Above all, Jeunet’s films often lack a sense of realism; the vivid sense of surrealism which pervades his films is created by his extensive use of color grading and exaggerated color tones, riotously lighting up the screen in a hypnotic fireworks display of iridescence. Referring to the specific ranges and tints of colours in his films, Jeunet remarked, “I want to modify the reality, so I feel like a painter.” Although Mr. Jeunet generally tints his scenes in shades of warm colours to create a sense of the hyperreal, a sense of his evolution in regard to this aspect of his work can be found. In A Very Long Engagement, Jeunet uses a visibly cooler hue of colours to depict the violence of the traumatic battle scenes. Jeunet is also known for using special effects, notable in Amélie, to create an idealized portrayal of a romanticised France which in reality does not exist anymore using high technology to connect the present or future to the past. The auteur’s raucous 2009 crime comedy drama, Micmas, an explosively (literally) action-packed film portraying the machinations of a group of friends who concoct an elaborate plan to destroy two big weapons manufacturers. seems to exemplify this in its portrayal of the gang’s fire and explosion-leaden escapades on the backdrop of traditional French brasseries and commemorative historical monuments.
Jeunet also frequently utilizes flashbacks and dream sequences in his films in order to transcend the barriers of traditional, chronological time sequences. As with The City of Lost Children – at the time a groundbreaking work in French Cinema in that up until that point, the editing techniques and digital technology used in the dark drama were unmatched by any other French film – Jeunet’s boldly and charmingly magical action adventure drama, The Young and Prodigious T.S. Spivet, detailing the extraordinary experiences of a precocious ten year-old scientist (played by the charismatic Kyle Catlett) who flees from his family’s ranch in Montana to embark on a cross country train journey in order to receive an award at the Smithsonian Institute, also offers an atypical time sequence in its interspersion of numerous flashbacks throughout the narrative, affording audiences a richer understanding of the gifted protagonist’s childhood, prior to his departure.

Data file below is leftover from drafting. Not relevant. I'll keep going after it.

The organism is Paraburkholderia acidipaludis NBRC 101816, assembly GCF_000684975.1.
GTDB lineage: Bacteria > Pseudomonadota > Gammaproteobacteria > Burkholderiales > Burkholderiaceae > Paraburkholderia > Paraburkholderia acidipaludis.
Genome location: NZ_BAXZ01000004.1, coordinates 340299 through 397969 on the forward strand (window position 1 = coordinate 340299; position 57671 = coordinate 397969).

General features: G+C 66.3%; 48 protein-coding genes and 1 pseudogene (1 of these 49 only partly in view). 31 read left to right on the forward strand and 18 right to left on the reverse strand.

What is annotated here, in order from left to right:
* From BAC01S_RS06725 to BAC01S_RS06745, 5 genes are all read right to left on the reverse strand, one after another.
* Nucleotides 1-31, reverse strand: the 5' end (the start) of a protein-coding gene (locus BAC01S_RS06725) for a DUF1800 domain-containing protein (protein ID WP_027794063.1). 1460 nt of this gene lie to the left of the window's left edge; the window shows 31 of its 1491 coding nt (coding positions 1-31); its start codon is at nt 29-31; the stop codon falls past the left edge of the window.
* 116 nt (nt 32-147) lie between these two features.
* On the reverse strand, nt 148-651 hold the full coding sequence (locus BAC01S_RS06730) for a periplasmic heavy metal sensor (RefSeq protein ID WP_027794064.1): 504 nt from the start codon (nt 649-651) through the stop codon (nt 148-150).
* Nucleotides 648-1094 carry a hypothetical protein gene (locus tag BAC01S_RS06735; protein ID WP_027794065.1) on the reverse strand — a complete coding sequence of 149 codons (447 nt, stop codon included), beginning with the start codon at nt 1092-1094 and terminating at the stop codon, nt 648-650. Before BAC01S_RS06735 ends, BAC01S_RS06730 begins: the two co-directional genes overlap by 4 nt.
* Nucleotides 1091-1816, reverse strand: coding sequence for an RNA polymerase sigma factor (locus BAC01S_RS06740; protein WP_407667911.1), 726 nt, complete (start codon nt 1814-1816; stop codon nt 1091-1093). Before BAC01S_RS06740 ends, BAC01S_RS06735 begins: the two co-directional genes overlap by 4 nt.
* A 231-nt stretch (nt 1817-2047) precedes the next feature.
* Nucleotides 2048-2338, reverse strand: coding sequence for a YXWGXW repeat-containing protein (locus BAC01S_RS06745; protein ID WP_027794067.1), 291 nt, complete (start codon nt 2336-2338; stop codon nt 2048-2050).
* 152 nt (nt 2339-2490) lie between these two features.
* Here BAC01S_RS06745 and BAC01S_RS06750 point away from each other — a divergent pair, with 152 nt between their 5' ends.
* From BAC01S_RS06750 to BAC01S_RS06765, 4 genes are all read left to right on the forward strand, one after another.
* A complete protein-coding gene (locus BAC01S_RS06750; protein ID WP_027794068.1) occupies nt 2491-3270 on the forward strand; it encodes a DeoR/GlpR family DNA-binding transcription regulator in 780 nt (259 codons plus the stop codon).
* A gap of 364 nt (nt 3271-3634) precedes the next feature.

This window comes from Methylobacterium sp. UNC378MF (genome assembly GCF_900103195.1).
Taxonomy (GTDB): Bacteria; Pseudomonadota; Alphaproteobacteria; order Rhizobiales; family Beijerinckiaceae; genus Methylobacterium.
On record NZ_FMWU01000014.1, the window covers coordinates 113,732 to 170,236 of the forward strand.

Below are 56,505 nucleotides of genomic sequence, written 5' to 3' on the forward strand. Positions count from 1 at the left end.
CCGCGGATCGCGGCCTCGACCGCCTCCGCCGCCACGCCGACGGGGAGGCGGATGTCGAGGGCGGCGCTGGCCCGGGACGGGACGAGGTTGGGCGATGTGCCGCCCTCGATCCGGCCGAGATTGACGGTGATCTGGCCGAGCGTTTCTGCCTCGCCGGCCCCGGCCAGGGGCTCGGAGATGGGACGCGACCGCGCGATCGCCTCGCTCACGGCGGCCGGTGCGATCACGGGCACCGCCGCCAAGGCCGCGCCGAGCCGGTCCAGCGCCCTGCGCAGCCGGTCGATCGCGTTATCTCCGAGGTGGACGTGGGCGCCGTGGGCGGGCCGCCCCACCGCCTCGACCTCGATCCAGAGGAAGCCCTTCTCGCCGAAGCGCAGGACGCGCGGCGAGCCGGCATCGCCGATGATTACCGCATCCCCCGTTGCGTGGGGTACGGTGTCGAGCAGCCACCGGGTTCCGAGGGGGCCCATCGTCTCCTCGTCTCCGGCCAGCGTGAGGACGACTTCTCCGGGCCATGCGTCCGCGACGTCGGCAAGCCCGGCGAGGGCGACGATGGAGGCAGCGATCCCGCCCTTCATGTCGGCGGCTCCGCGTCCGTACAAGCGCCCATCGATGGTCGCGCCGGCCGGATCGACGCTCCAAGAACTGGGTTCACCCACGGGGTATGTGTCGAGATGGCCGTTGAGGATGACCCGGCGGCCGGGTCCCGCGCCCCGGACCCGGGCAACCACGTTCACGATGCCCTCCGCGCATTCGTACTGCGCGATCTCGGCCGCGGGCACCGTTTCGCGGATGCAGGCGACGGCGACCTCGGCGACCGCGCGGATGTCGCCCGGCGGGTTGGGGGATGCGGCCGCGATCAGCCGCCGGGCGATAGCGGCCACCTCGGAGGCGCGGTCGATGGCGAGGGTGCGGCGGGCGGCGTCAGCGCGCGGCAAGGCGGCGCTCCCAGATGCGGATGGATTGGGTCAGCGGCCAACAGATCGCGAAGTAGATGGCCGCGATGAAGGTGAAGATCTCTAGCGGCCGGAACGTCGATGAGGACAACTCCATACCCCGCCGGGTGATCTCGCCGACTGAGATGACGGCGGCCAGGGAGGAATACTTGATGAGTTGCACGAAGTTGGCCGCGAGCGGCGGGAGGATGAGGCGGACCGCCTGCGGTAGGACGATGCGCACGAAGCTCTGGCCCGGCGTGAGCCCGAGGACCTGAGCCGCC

Jeunet, uncharacteristically, seems to reign in his stylistic predilection for unalloyed, chimerical visuals in this film. The historical drama portrays the dramatics and escapades of the young Casanova’s life, albeit dangerously debaucherous and political-charged, with a staunch realism that seemingly rejects the flagrant whimsicality of his previous works. Assumedly, the auteur lessened the intensity of his signature style in order to anchor the narrative in an authenticity so that a necessary historical realism is able to shine through, as opposed to an over-the-top, cringeworthy caricature of the widely recognised historical figure’s remarkable life experiences. Nonetheless, Jeunet is not one to allow his unique artistic voice to be so wholly subverted: in the richly intricate costume design and stunningly picturesque scenery of the drama, the auteur’s penchant for unalloyed, perfectly calibrated stylistic indulgence gushes through. Instead of his typical features of quirky characters, atypical chronology and dream-like sequences, Jeunet makes the most of opulently glamorous costumes and vividly details settings in order to imbue the film with the visceral palpability pervasive in his oeuvre, while still anchoring the narrative in the essence of the French culture of that era.
It is rumoured that the helmer’s next project is an animation short curiously entitled Two Snails Set Off, a film for which cinema audiences and the festival circuit alike are giddy in anticipation. If Jeunet’s four decade-long directorial catalog is anything to go by, it is certain that not only will the project embody his trademark style – deftly balancing dark humour with a playful, whimsically childlike quality – but it will also blast onto the screen with the utterly unexpected.